WASHINGTON (CNN) - A new national poll suggests that six in 10 Americans oppose using taxpayer money to help the ailing major U.S. auto companies.
Sixty-one percent of those questioned in a CNN/Opinion Research Corp. survey released Wednesday are dead set against the federal government providing billions of dollars in assistance to the automakers, while 36 percent favor such a bailout.
The poll, conducted Monday and Tuesday, also indicates that a majority of Americans, 53 percent, don't think government assistance for the automakers would help the U.S. economy.
"Only 15 percent say that they would be immediately affected if the auto companies went bankrupt," said CNN Polling Director Keating Holland. "Seven in 10 say that a bailout would be unfair to American taxpayers."
In early November, polls indicated that nearly half the public supported federal assistance to the big automakers when the issue first came before Congress. But evidence in surveys from other organizations suggested that the poor performance by executives from GM, Ford and Chrysler at congressional hearings, and the admission that they had flown in private jets to get there, resulted in a steep drop in support for the aid.
The new CNN poll indicates that those wounds have yet to heal.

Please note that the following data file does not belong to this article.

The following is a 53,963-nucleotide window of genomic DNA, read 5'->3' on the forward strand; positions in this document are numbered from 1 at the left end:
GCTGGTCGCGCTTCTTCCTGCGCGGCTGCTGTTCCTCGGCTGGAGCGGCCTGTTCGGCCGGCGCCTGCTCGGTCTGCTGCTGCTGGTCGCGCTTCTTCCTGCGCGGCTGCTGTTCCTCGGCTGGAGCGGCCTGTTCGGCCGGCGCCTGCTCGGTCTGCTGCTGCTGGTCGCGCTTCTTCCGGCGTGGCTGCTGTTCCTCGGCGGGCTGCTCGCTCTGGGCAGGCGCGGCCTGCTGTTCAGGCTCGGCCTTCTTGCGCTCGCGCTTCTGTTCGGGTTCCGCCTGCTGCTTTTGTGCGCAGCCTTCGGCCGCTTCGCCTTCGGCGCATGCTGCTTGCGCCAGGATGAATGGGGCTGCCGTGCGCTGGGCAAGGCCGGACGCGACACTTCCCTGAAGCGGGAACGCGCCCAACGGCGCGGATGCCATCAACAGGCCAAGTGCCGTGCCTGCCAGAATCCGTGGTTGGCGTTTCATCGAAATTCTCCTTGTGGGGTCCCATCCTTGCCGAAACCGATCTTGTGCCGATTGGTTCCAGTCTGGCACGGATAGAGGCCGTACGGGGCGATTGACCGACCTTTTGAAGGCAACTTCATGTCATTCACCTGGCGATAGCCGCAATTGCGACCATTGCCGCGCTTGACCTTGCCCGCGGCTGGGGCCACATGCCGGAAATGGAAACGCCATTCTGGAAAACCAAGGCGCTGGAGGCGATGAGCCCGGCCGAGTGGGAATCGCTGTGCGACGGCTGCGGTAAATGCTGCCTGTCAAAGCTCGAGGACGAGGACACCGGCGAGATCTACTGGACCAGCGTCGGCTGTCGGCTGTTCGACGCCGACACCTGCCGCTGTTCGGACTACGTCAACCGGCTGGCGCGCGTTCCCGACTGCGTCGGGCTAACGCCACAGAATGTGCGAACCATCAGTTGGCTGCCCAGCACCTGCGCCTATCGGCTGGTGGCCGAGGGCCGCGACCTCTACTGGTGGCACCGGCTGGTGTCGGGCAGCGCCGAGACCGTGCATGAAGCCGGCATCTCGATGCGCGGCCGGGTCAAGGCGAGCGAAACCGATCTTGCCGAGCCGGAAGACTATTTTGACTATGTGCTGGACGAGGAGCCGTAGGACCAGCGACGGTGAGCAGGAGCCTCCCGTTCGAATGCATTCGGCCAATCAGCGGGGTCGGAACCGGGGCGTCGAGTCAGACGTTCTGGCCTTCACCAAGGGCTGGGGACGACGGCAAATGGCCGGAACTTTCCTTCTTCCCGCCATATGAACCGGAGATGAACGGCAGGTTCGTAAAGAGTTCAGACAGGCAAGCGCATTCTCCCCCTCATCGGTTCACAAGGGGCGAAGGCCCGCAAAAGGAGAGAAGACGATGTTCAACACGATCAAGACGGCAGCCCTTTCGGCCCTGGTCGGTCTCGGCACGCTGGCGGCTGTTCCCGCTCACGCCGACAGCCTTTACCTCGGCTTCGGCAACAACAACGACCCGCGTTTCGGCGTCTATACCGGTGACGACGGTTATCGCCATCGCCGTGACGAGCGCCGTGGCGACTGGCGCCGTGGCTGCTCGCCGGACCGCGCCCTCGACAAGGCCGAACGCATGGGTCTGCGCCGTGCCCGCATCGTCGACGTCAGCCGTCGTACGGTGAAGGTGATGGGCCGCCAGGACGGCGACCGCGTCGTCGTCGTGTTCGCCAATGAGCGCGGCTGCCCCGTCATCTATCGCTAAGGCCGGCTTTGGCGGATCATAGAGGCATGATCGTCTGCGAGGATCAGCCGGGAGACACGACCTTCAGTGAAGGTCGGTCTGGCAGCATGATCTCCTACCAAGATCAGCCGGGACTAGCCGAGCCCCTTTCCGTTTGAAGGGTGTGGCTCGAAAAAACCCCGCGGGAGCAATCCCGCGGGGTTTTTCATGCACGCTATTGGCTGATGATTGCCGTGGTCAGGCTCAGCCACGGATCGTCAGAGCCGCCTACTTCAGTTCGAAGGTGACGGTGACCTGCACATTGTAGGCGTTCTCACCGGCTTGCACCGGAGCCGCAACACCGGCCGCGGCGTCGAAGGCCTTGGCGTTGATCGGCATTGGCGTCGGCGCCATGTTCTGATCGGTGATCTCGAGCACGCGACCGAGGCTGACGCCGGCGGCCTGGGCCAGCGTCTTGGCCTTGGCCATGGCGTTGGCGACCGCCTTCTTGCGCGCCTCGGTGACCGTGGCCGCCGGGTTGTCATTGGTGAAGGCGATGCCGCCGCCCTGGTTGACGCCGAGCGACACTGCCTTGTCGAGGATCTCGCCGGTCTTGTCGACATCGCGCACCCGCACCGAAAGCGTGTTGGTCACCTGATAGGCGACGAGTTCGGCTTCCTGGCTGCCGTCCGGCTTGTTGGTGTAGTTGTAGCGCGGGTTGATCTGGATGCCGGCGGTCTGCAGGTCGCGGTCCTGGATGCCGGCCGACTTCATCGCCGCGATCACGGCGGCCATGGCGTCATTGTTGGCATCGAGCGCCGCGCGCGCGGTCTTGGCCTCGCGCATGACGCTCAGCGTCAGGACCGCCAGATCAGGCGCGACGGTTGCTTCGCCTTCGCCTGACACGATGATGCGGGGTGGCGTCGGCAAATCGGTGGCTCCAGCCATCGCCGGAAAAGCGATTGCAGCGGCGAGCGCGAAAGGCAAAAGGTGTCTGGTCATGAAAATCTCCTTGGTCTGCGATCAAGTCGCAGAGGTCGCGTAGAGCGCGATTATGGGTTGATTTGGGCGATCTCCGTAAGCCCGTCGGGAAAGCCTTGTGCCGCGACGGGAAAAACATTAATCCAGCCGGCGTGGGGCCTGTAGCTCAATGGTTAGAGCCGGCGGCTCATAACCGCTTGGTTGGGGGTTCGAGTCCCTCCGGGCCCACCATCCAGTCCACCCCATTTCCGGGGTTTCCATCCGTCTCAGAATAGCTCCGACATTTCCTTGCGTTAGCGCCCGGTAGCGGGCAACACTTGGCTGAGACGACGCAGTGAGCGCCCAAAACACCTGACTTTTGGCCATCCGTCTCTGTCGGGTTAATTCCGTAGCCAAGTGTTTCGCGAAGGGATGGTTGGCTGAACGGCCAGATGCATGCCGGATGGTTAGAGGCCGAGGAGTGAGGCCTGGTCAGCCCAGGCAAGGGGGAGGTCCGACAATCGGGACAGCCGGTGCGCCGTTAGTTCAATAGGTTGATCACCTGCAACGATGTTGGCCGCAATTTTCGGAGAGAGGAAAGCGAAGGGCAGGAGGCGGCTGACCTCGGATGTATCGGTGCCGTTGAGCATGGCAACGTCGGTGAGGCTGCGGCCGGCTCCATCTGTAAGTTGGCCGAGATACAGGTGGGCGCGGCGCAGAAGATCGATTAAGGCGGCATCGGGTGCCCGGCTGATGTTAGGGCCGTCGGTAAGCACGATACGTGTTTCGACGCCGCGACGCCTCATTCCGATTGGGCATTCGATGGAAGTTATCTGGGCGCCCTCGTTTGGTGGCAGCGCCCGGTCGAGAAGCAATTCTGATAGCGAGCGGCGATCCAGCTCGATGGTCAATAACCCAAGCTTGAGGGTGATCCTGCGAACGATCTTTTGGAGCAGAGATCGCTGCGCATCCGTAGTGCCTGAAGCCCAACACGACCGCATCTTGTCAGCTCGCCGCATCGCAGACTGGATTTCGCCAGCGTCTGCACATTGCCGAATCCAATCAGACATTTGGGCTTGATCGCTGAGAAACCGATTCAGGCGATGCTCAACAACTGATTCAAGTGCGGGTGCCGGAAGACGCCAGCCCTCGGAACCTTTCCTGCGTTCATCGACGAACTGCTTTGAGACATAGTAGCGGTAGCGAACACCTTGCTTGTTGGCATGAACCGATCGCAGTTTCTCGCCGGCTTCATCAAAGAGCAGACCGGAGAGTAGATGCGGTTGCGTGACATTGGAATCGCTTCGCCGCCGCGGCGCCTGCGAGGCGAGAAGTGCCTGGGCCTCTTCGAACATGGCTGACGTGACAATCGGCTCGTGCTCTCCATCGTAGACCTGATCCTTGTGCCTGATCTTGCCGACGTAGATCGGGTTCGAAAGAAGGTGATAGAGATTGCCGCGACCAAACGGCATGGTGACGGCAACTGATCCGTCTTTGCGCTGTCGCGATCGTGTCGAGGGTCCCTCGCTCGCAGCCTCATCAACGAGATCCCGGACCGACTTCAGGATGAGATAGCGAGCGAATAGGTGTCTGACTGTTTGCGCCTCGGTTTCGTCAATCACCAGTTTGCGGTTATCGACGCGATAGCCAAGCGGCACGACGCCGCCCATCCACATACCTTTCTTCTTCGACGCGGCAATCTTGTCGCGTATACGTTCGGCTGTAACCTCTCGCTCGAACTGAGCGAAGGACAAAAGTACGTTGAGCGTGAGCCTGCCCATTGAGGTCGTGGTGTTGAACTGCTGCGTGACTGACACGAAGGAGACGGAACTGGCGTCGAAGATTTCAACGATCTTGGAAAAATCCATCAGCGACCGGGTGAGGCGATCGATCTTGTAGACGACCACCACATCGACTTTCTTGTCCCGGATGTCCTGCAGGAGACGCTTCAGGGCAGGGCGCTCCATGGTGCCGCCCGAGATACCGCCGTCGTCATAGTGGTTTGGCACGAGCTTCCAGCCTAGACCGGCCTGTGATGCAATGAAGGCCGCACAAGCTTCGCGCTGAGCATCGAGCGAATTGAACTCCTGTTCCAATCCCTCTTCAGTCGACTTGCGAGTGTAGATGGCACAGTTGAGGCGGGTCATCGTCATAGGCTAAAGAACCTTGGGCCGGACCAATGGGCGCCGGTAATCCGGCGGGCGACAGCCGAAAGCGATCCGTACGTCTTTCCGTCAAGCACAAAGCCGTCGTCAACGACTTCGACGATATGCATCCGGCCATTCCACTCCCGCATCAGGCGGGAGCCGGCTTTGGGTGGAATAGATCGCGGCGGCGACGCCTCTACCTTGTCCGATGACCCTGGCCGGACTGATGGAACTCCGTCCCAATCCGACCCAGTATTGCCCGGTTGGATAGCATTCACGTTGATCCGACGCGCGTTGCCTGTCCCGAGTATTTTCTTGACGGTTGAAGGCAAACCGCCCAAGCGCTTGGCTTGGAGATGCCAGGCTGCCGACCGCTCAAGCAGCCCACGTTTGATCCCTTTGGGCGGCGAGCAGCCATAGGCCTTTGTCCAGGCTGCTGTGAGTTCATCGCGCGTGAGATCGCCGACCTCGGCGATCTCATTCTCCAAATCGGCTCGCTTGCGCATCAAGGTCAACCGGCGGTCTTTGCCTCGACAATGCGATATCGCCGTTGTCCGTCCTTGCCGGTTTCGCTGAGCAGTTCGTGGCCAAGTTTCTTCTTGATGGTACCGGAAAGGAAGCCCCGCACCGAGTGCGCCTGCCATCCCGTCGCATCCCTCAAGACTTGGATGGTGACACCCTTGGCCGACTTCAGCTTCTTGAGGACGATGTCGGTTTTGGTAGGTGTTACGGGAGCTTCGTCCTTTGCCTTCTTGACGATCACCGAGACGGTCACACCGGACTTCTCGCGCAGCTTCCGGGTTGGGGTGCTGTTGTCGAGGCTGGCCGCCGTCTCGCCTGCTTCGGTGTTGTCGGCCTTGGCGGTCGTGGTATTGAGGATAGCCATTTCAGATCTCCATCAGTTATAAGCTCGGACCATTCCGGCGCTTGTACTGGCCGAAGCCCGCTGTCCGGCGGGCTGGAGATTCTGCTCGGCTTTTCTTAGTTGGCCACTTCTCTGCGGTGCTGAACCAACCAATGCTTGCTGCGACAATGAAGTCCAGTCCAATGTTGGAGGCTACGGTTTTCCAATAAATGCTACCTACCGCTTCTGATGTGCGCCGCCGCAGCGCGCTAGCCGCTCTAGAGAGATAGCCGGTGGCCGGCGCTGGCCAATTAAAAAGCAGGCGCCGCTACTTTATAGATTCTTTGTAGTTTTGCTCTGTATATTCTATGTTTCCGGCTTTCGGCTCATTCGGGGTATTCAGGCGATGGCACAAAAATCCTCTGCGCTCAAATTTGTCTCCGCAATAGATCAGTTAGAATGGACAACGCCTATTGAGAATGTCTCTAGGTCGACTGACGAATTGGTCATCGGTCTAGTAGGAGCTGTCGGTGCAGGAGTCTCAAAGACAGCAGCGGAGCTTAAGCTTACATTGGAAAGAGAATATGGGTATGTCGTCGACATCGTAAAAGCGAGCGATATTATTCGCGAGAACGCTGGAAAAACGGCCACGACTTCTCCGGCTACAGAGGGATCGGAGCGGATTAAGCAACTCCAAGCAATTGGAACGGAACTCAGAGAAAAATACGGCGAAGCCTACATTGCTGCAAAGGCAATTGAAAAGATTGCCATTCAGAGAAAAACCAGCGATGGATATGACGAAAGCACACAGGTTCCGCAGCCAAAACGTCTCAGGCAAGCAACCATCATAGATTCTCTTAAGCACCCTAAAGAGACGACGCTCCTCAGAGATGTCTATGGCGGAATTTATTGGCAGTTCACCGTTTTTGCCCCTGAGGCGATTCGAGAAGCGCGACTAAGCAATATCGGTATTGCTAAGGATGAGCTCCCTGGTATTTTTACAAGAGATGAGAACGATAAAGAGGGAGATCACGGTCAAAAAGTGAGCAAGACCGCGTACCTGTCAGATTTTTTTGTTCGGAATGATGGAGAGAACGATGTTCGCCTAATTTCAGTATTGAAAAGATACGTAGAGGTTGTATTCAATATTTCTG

"This indicates that the upcoming do-over that the auto executives will get in another round of congressional hearings may be crucial to swaying the public and getting the assistance package passed through Congress," Holland said.
Ford, GM and Chrysler on Tuesday presented details of their recovery plans to Congress, and the top executives of the companies are to appear before congressional panels Thursday and Friday.
Opposition to the bailout of the auto industry is widespread across the country, even in the Midwest, where the domestic automakers have their headquarters and many of their assembly plants. The poll indicates that most opposition to the bailout comes from the West, where it reaches 67 percent.
Sixty-one percent of those polled in the Northeast, 64 percent in the South, and 53 percent in the Midwest oppose using federal dollars to help the automakes.
The poll also suggests that a vast majority of Republicans, 70 percent, oppose the bailout. Sixty-two percent of independents and 55 percent of Democrats in the poll also said they oppose it.
The auto companies say that if they don't receive government assistance, they could go into bankruptcy. If that happens, only 15 percent of those polled said they think they would be immediately affected, with another 19 percent saying they would feel the impact within a year or so. Forty-three percent said they would eventually feel an effect from such a bankruptcy, and 24 percent said they would never feel the impact.
The CNN/Opinion Research Corp. poll was conducted by phone, with 1,096 adult Americans questioned. The survey's sampling error is plus or minus 3 percentage points.